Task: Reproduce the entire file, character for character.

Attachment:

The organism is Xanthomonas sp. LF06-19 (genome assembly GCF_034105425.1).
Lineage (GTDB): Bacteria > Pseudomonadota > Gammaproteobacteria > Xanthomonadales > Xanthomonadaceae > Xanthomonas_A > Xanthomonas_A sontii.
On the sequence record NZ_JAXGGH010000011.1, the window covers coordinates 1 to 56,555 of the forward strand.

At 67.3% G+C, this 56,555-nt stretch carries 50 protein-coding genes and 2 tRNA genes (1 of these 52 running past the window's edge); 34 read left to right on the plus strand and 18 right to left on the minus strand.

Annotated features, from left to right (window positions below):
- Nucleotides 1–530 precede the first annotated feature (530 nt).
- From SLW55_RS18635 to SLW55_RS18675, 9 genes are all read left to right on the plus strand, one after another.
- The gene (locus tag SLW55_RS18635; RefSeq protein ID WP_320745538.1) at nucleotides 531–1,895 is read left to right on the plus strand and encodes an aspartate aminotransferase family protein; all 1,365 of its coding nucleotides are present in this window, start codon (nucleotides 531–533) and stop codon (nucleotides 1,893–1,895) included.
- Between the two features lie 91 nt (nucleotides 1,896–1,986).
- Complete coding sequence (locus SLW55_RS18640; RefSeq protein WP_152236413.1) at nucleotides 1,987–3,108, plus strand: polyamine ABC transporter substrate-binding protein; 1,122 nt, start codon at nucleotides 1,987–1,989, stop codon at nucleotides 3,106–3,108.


The organism is Xanthomonas sp. LF06-19 (genome assembly GCF_034105425.1).
Lineage (GTDB): Bacteria > Pseudomonadota > Gammaproteobacteria > Xanthomonadales > Xanthomonadaceae > Xanthomonas_A > Xanthomonas_A sontii.
On the sequence record NZ_JAXGGH010000011.1, the window covers coordinates 1 to 56,555 of the forward strand.

At 67.3% G+C, this 56,555-nt stretch carries 50 protein-coding genes and 2 tRNA genes (1 of these 52 running past the window's edge); 34 read left to right on the plus strand and 18 right to left on the minus strand.

Annotated features, from left to right (window positions below):
- Nucleotides 1–530 precede the first annotated feature (530 nt).
- From SLW55_RS18635 to SLW55_RS18675, 9 genes are all read left to right on the plus strand, one after another.
- The gene (locus tag SLW55_RS18635; RefSeq protein ID WP_320745538.1) at nucleotides 531–1,895 is read left to right on the plus strand and encodes an aspartate aminotransferase family protein; all 1,365 of its coding nucleotides are present in this window, start codon (nucleotides 531–533) and stop codon (nucleotides 1,893–1,895) included.
- Between the two features lie 91 nt (nucleotides 1,896–1,986).
- Complete coding sequence (locus SLW55_RS18640; RefSeq protein WP_152236413.1) at nucleotides 1,987–3,108, plus strand: polyamine ABC transporter substrate-binding protein; 1,122 nt, start codon at nucleotides 1,987–1,989, stop codon at nucleotides 3,106–3,108.